I'll be back... maybe.One thing that really annoyed me about the 2004 science-fiction/action film The Chronicles Of Riddick, was how much of the film seemed more concerned with setting up future sequels than it was with telling its own story. And given the film’s under-performance at the box office, it certainly seemed unlikely that the makers of the series were going to get their chance to tell those planned stories.

However, the franchise has managed to stay alive through a direct-to-DVD animated feature, released simultaneously as Chronicles, and a few video games. The latest of those games, Assault On Dark Athena, is scheduled for release soon and while doing the PR rounds, Riddick star Vin Diesel commented on the possibility of a new big screen Riddick adventure-

Maybe we’re too tight-lipped about the next Chronicles of Riddick film, and I think circa the release of [Dark Athena] that’s probably when you’ll start hearing more about the next Riddick film. It is underway… David Twohy is finishing up the next script.

The scuttlebutt is that a new Riddick film would probably be a more low-key affair (Translation- lower budget), similar to Pitch Black (2000), the movie that introduced Diesel’s mercenary character to movie audiences. Diesel has been promising a new movie for many years now, and it is kind of hard to believe him when he says that there will be some concrete news about it soon. Besides, after all this time are audiences outside of the films’ cult following really clamoring for a new installment?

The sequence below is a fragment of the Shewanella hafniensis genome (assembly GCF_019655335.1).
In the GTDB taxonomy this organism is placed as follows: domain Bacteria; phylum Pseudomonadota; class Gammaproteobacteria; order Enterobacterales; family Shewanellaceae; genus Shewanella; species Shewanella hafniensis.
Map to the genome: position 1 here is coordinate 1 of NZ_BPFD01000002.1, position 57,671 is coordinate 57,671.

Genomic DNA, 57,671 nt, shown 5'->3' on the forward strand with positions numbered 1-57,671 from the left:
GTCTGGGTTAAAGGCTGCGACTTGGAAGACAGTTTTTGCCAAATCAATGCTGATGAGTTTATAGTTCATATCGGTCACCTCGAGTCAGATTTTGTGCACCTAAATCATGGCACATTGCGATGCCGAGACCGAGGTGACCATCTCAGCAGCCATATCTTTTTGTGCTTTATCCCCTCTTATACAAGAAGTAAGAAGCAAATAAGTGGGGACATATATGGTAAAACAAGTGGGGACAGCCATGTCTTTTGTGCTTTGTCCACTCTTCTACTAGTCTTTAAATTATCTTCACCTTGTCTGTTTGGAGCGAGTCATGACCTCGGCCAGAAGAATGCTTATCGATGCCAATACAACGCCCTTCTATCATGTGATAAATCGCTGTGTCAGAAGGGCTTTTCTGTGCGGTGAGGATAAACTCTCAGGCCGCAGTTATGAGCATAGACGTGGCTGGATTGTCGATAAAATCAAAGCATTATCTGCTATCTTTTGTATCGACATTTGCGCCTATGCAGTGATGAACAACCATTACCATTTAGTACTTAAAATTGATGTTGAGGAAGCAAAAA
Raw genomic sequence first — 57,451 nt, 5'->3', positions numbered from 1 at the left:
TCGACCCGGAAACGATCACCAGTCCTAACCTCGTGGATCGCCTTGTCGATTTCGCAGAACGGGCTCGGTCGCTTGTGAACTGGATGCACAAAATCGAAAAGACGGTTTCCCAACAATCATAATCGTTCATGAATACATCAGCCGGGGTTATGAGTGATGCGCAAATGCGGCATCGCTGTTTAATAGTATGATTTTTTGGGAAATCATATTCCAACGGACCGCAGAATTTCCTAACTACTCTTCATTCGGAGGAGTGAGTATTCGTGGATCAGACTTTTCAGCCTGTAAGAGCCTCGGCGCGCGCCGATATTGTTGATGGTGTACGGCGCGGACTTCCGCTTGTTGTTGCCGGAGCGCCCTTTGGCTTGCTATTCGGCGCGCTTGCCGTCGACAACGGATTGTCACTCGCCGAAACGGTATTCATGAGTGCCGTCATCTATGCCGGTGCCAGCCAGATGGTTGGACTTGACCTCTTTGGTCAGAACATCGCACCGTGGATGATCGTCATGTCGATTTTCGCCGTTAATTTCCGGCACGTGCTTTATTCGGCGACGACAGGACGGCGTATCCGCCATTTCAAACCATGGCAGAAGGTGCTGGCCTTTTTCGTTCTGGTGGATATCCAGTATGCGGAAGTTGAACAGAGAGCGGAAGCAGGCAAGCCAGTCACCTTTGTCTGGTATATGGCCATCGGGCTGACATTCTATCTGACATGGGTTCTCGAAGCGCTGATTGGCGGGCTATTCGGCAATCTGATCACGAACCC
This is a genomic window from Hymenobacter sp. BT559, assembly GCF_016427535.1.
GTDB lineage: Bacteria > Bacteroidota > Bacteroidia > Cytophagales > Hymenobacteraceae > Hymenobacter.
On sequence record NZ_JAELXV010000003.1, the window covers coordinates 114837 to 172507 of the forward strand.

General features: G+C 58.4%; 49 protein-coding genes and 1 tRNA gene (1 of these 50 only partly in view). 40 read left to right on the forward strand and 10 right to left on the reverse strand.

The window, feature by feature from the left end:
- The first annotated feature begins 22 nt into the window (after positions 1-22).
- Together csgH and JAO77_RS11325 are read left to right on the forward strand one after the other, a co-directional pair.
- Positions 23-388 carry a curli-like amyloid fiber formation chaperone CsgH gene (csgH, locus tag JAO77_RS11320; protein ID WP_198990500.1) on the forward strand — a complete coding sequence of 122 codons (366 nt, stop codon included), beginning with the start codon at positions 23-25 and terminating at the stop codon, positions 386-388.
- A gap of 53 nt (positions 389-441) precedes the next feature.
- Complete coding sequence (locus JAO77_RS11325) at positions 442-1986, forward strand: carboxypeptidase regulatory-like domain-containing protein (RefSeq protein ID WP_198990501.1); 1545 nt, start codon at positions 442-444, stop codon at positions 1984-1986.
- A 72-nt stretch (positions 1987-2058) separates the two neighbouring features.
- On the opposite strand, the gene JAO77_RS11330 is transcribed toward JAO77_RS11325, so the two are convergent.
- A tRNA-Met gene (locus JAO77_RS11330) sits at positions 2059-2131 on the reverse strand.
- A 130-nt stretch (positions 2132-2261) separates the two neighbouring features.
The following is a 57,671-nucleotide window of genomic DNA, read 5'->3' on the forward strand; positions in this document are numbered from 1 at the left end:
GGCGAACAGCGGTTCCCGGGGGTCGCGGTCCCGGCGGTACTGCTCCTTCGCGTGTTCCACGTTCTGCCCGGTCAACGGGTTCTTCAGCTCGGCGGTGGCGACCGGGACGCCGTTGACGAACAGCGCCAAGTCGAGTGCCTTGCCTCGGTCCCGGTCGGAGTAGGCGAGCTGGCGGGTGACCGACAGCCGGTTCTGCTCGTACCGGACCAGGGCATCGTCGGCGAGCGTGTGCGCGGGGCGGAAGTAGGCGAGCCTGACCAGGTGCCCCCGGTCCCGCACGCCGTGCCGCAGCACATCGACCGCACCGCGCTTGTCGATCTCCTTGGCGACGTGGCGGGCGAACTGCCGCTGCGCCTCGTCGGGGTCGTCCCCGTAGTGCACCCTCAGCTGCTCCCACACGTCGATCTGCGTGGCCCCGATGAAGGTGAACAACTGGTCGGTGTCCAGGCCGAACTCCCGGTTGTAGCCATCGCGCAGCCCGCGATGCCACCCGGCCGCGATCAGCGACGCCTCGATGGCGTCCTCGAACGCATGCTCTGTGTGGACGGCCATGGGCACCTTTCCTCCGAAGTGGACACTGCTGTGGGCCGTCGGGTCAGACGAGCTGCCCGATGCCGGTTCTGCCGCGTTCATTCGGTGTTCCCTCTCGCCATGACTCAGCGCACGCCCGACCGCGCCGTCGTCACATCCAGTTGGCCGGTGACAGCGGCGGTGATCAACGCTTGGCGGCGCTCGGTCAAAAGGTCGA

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Posted on 02 February 2009 by Rich Drees

Open up and say "Ahhhhh..."I will readily admit that I have given McG hard time about his upcoming summer blockbuster Terminator: Salvation.

Not to his face, mind you. I don’t know the guy and have never met him. I’m just not a big fan of his past work and I have had no real reason to believe that Terminator: Salvation was going to be any different. I have talked about the film here before and how I don’t think it is a particularly good idea to continue to mine this particular franchise. Cameron’s two films work perfectly together, and to further push things by showing that the apocyliptic Judgement Day was not averted cheapens them in retrospect.

Wired scored an interview with Terminator: Salvation director McG and he says some interesting things that don’t quite win me over on the premise of continuing the franchise, but at least he has given some thought to not just delivering a brainless action film. Illustrating the article is some great new production art wirth checking out on its own.